BOGOTA (Thomson Reuters Foundation) – Mexican drug cartels seeking new routes into the lucrative U.S. market for shipments of cocaine have come up against resistance from forest tribes in Central America, according to an NGO in El Salvador.
Indigenous communities that have communal rights to their land have a strong incentive to keep out drug traffickers, who are clearing swathes of rainforest to build secret landing strips and roads to move cocaine northwards, a report by the Salvadoran Research Programme on Development and Environment (PRISMA) said.
“We’ve had to defend our territory from the invasion of narco-guerillas. The threat has become more evident during the last three to four years,” said Candido Mezua, a community leader who heads the Embera Wounaan General Congress, which includes some 10,000 people living in 41 communities.
“We’re vulnerable to the drug traffickers and we want to get rid of them,” said Mezua. The Embera Wounaan live along the jungle border straddling Panama and Colombia, athwart a prime cocaine smuggling route.
The PRISMA report cited the Embera among five indigenous communities living in the region’s rainforests, with rights to their land and an income from it, who are trying to stop the incursion of cocaine smugglers without using violence and weapons.
Like other rainforest tribes, the Emberas have set up community guard posts and patrols, told members to report intruders by mobile phone or radio, and work with border police.
“We’ve organised our community so we can better control who enters our territory. We check strangers and ensure they don’t have guns. People need prior permission from us to enter our territory. When our people go hunting and notice foreigners in the area and footprints on the ground, they inform community leaders,” Mezua told Thomson Reuters Foundation by telephone from Mexico City.
The Emberas hope their young men can withstand the tempting offers of cash from drug traffickers by ensuring they have other ways of earning a living, such as selling cacao, traditional medicine, timber, and latex from rubber.
“We don’t want to have anything to do with drugs. We try to keep our youth away from the drug traffickers. As soon as we suspect someone is involved with them, we use our own laws to punish people,” Mezua said.
Researchers say Mexican drug cartels changed their routes after Mexico’s military crackdown on the drug trade began in 2006, turning to remote forest frontiers, notably in Guatemala and Honduras, taking advantage of their porous borders, sparse population and weak rule of law.
“For the past 40 years, U.S. policy has focused on keeping drugs out of the U.S. That focus has been a disaster,” said Kendra McSweeney, associate professor of geography at Ohio State University, who has spent over 20 years working in Honduras.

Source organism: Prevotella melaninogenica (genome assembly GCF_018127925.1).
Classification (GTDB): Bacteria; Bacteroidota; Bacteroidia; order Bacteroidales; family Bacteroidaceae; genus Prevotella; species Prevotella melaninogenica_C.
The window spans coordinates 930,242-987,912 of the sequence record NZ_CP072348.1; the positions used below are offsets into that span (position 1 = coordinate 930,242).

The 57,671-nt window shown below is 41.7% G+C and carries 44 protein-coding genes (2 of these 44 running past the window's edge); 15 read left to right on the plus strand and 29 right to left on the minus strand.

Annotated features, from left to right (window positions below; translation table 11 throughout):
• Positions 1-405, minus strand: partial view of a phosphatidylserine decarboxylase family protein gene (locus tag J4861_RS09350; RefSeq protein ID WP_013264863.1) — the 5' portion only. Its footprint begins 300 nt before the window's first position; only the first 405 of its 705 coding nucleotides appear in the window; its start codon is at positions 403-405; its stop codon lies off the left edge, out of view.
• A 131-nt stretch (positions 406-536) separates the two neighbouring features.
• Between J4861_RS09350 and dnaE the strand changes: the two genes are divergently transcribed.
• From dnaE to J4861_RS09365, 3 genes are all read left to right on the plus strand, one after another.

“It has moved drug traffickers around and pushed them into more remote areas like the forests of Central America. Forests are the latest victims of our drug dependency in the U.S.,” she told Thomson Reuters Foundation by telephone from Mexico City.
The annual rate of deforestation in Honduras linked to cocaine smuggling quadrupled between 2007 and 2011, according to McSweeney’s recent research.
Drug traffickers are also buying forest land, often by falsifying land titles and bribing officials, as a way to launder their drug profits through logging, cattle ranching and oil palm production.
“Drug traffickers are diversifying into agribusiness, which is also causing deforestation,” McSweeney said.
The PRISMA report also cites indigenous tribes in Guatemala’s Peten province, who live in the Maya biosphere nature reserve and have forest concessions. This allows them to earn a living by growing timber in community-run forests, which in turn helps them resist drug traffickers wanting to buy their land, it said.
In Honduras, the Garifuna people in Vallecito have confronted drug traffickers through public protests, the report said.
The common factor among most of the communities cited in the PRISMA report is that they have land rights and title deeds.
"Collective land rights are a key issue in Central America ... a powerful incentive to manage their territories actively and sustainably because defending land they own is a way to ensure the future of their children, and it’s essential for their survival," said Andrew Davis, senior researcher at PRISMA and co-author of the report.
"In forests with no ties to a well-organized community and where people have no rights to the forests, outsiders can enter at will and it’s difficult for communities to resist incursions,” he told Thomson Reuters Foundation by telephone from Mexico City.
“TSUNAMI OF DRUG TRAFFICKING”
Despite examples of forest tribes fighting back, many remain powerless in the face of drug traffickers brandishing guns and cash.
“It’s almost impossible for indigenous communities to resist the huge tsunami of drug trafficking when drug traffickers come in with wads of cash,which is a widespread problem in eastern Honduras and Peten in Guatemala,” said McSweeney.
“It only takes one or two families to sell and the fundamental bond holding the community together is broken. Once a narco owns lands inside an indigenous community it is very vulnerable, and it becomes harder for communities to resist the economic coercion and violence.
“The ones who have resisted have had nominal state help. But often there is complete inaction by the state,” she said.